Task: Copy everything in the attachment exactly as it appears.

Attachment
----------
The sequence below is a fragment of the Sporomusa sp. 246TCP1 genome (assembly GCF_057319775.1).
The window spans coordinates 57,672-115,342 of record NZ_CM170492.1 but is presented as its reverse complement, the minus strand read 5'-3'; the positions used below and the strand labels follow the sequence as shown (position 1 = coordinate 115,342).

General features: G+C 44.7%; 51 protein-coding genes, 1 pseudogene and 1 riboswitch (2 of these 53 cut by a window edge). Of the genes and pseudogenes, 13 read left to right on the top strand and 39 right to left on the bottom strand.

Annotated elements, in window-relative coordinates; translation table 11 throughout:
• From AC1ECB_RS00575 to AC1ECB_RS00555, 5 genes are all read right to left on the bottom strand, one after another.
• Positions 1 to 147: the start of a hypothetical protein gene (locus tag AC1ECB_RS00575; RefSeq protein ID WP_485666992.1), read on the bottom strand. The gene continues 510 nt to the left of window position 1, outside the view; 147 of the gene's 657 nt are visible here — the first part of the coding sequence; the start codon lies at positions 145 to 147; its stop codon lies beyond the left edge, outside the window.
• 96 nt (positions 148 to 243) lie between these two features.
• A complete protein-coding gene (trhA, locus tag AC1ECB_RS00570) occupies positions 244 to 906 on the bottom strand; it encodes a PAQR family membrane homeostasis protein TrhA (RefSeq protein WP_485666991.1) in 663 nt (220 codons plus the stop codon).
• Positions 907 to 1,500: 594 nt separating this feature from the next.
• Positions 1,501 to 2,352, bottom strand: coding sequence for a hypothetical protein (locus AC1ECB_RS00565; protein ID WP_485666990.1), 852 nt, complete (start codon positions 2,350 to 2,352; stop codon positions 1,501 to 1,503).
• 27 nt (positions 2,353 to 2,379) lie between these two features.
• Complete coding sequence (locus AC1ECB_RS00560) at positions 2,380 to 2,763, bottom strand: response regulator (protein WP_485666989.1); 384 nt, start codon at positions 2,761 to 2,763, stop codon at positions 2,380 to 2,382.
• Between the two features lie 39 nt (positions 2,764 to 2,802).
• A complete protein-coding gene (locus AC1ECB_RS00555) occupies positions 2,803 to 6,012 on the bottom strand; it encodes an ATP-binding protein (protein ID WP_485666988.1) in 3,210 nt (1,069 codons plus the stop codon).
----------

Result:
The sequence below is a fragment of the Sporomusa sp. 246TCP1 genome (assembly GCF_057319775.1).
The window spans coordinates 57,672-115,342 of record NZ_CM170492.1 but is presented as its reverse complement, the minus strand read 5'-3'; the positions used below and the strand labels follow the sequence as shown (position 1 = coordinate 115,342).

General features: G+C 44.7%; 51 protein-coding genes, 1 pseudogene and 1 riboswitch (2 of these 53 cut by a window edge). Of the genes and pseudogenes, 13 read left to right on the top strand and 39 right to left on the bottom strand.

Annotated elements, in window-relative coordinates; translation table 11 throughout:
• From AC1ECB_RS00575 to AC1ECB_RS00555, 5 genes are all read right to left on the bottom strand, one after another.
• Positions 1 to 147: the start of a hypothetical protein gene (locus tag AC1ECB_RS00575; RefSeq protein ID WP_485666992.1), read on the bottom strand. The gene continues 510 nt to the left of window position 1, outside the view; 147 of the gene's 657 nt are visible here — the first part of the coding sequence; the start codon lies at positions 145 to 147; its stop codon lies beyond the left edge, outside the window.
• 96 nt (positions 148 to 243) lie between these two features.
• A complete protein-coding gene (trhA, locus tag AC1ECB_RS00570) occupies positions 244 to 906 on the bottom strand; it encodes a PAQR family membrane homeostasis protein TrhA (RefSeq protein WP_485666991.1) in 663 nt (220 codons plus the stop codon).
• Positions 907 to 1,500: 594 nt separating this feature from the next.
• Positions 1,501 to 2,352, bottom strand: coding sequence for a hypothetical protein (locus AC1ECB_RS00565; protein ID WP_485666990.1), 852 nt, complete (start codon positions 2,350 to 2,352; stop codon positions 1,501 to 1,503).
• 27 nt (positions 2,353 to 2,379) lie between these two features.
• Complete coding sequence (locus AC1ECB_RS00560) at positions 2,380 to 2,763, bottom strand: response regulator (protein WP_485666989.1); 384 nt, start codon at positions 2,761 to 2,763, stop codon at positions 2,380 to 2,382.
• Between the two features lie 39 nt (positions 2,764 to 2,802).
• A complete protein-coding gene (locus AC1ECB_RS00555) occupies positions 2,803 to 6,012 on the bottom strand; it encodes an ATP-binding protein (protein ID WP_485666988.1) in 3,210 nt (1,069 codons plus the stop codon).